In a world where more and more transactions are going digital, property sales remain archaically analogue. Can conveyancers break the shackles of tradition and adopt tech to make everyone’s lives simpler?
Edward Amdur successfully remortgaged his property in July 2020, yet one key element of the conveyancing process – the legal transfer of title from one party to another – still isn’t complete.
“I ran a search on the property a few weeks ago and there was still no update,” he says. “The freeholder’s name has yet to be changed on the Land Registry.”
Amdur knows all too well that his situation isn’t unusual. As MD of London-based estate agency Tatewood, he often works with people who struggle to get timely resolutions to conveyancing issues.
While all other parts of the property industry have embraced new tech, the legal side has not shown similar enthusiasm. That’s a real problem when the market is booming, thanks to the stamp-duty holiday, and agents are still dealing with a transaction backlog caused by the Covid-induced hiatus in activity in 2020.
Tom Ansell, head of residential conveyancing at law firm Shakespeare Martineau, believes that technology in conveyancing has actually “come on in leaps and bounds over the past decade. Some law firms have been adopting lots of tech really quickly.” The problem, he explains, arises whenever a transaction chain involves any of the many firms that have yet to make the leap.
Too much choice?
“Conveyancing is being made all the more cumbersome, manual and fragmented by legacy constraints in digitising the processes of asset transferral and ownership authentication,” says Jaco Vermeulen, CTO of digital transformation specialist BML Digital.
He believes that the main constraint is “not legality, but the attitude to embracing change”, yet not everyone agrees with this view. Although a handful of law firms may be steadfast Luddites, the industry consensus is that most do want to modernise but are confused by the variety of solutions available to them – and making the wrong purchasing decision here could prove costly.
“Some might be slightly blinded by that choice,” Ansell acknowledges. “In an industry that’s operated in much the same way for hundreds of years, adopting any new process takes time. This might sound like a long way off, but I’d hope that the sector is fully digitalised by 2030.”
The market’s bottlenecks can’t be blamed on the lawyers’ slow digital transformation alone, argues Jonathan Hopper, CEO of Garrington Property Finders. He explains that “a lot of important tech innovations rely on primary data coming from public sources, such as local authorities. Until their processes catch up with where the private sector is at, the market will remain hamstrung.”
It seems crazy, he adds, that problems accessing information digitally are still delaying transactions in this day and age.
For its part, the Land Registry states that it has “always focused on how we can enable digital conveyancing. By accelerating our plans for the adoption of digital ways of working – notably, in relation to digital signatures and identity checks – we are supporting the property market now and developing its efficiency and resilience for the future.”
Why sector-wide action is needed
Hopper believes that the industry as a whole – including the way that property transactions work in the UK – is a key contributor to the frustrations felt by all participants. “There’s a lot in the fact that, actually, the whole system is antiquated,” he argues. “Is it fit for purpose?”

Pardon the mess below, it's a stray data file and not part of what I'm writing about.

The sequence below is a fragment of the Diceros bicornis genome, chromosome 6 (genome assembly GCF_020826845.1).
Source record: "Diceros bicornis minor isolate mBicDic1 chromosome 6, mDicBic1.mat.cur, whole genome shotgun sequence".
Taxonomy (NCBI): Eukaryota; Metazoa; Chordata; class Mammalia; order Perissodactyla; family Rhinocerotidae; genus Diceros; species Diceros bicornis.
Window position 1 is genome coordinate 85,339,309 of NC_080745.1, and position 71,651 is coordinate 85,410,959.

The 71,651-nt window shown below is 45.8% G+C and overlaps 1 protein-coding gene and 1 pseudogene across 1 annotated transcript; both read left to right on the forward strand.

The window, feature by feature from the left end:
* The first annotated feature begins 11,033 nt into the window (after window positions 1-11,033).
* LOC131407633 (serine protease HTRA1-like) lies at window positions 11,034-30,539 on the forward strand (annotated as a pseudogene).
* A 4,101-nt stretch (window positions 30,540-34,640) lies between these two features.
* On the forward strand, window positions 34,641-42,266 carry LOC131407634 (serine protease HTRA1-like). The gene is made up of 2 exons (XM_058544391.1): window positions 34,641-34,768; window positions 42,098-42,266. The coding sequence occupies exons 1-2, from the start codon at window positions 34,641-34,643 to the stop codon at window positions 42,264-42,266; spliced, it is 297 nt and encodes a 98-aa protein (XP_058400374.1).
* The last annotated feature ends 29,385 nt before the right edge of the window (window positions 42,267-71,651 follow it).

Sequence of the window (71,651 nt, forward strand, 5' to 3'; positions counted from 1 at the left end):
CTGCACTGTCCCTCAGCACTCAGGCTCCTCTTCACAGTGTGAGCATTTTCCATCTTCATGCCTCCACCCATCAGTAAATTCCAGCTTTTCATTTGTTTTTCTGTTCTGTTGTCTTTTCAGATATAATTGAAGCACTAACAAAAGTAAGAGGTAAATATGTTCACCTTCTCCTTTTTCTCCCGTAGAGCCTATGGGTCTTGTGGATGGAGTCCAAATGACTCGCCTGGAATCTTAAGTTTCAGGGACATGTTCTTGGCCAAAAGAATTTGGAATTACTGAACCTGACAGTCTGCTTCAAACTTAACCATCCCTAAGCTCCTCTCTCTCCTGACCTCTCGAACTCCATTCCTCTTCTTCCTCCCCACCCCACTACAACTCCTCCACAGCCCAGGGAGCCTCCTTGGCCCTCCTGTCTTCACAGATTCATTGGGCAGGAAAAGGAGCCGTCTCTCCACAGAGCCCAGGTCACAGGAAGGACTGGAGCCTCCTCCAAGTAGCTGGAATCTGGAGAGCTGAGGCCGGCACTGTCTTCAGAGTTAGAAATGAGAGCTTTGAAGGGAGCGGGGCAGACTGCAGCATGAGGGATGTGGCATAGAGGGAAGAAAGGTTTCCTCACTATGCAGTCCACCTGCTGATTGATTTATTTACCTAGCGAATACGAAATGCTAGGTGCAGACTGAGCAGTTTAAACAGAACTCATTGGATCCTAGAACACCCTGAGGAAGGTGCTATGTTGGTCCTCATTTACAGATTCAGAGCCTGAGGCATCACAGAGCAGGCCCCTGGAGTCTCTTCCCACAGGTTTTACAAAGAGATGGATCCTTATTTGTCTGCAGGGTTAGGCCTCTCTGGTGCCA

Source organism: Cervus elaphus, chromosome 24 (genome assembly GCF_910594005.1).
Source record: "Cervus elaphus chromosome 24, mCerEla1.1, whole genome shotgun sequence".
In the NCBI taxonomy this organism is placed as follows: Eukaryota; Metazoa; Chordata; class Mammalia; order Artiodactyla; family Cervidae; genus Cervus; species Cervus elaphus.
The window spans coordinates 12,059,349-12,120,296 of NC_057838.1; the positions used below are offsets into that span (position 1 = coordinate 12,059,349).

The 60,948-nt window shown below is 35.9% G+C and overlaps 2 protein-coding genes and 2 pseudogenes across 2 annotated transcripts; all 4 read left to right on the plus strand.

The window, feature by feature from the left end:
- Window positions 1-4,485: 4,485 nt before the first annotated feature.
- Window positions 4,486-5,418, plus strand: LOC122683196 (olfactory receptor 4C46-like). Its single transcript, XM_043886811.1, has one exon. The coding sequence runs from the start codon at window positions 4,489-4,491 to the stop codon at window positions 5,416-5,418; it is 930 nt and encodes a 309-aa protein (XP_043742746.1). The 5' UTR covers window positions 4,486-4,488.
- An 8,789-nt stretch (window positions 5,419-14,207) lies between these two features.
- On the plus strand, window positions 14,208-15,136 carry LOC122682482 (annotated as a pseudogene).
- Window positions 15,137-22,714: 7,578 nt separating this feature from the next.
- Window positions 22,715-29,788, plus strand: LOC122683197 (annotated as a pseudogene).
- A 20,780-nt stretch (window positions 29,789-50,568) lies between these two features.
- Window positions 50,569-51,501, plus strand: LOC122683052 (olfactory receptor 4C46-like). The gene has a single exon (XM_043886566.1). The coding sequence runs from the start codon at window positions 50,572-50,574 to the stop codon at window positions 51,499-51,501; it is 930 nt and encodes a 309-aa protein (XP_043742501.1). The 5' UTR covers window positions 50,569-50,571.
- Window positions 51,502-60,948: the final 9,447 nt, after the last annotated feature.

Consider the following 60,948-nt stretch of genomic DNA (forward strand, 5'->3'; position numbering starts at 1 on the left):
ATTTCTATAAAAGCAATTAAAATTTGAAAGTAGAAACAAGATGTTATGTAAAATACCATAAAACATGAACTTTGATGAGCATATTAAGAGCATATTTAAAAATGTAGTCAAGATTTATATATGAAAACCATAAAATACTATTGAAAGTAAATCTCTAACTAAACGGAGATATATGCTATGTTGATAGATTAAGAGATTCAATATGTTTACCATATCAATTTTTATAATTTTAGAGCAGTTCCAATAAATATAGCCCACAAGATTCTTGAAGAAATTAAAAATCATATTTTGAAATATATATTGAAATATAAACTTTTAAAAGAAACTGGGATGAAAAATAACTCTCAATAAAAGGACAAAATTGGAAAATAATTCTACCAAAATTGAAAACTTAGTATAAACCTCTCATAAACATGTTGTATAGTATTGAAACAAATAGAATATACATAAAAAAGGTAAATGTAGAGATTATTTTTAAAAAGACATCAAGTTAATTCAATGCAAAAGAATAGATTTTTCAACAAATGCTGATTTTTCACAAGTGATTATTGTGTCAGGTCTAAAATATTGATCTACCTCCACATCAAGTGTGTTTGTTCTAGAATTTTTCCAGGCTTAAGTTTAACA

Amdur observes that the risk of making an expensive mistake in the conveyancing process has contributed to law firms’ wariness about embracing digital tech. “Solicitors like to do things manually, because it means that they do a more thorough job,” he says. “You’re stuck between a rock and a hard place, where consumers want things to be done more quickly, while conveyancers believe that this would create too much potential for error.”
Alison Taylor, a lawyer in Mishcon de Reya’s property team, agrees with his assessment. “We are bound up with a huge amount of red tape. We must ensure that anything we do complies with the regulation,” she says, adding that lawyers have to decide whether they’d want their law firm to be the first to need to theoretically defend their use of a new system in court, should it go wrong.
Admittedly, the overheating property market has exacerbated the problem for conveyancers, who’ve been inundated with work. Solicitors in the UK handled 5,829 house sales every day of March 2021, according to HMRC. That’s the highest number since records began in 2005.
Since the start of this year, the law firm to which Tatewood has regularly recommended its clients has been unable to handle any more, so Amdur has temporarily stopped making referrals.
“It’s a small firm that’s been processing more than 70 completions a month because everyone’s been rushing in,” he says.
One positive side effect of the latest crunch on solicitors’ time is that it could spur the profession into action, according to Ansell. “We’ve got a kind of focus on this problem at a high level, which is filtering down through the industry,” he says.
Amdur agrees that any concerted industry-wide effort to tackle the problem should be good for buyers and sellers. “Having a situation where everyone can obtain the information they need quickly will speed up the whole process massively.”
Although it has already been extended once, the stamp-duty holiday is due to end in England and Northern Ireland on 30 June, when there will be a staggered return to the previous set of tax bands. If all goes to plan, that should have a cooling effect on the market and gradually ease lawyers’ caseloads. But, until that happens, many overworked conveyancers will be obliged to leave the task of managing any kind of digital transformation on the back burner.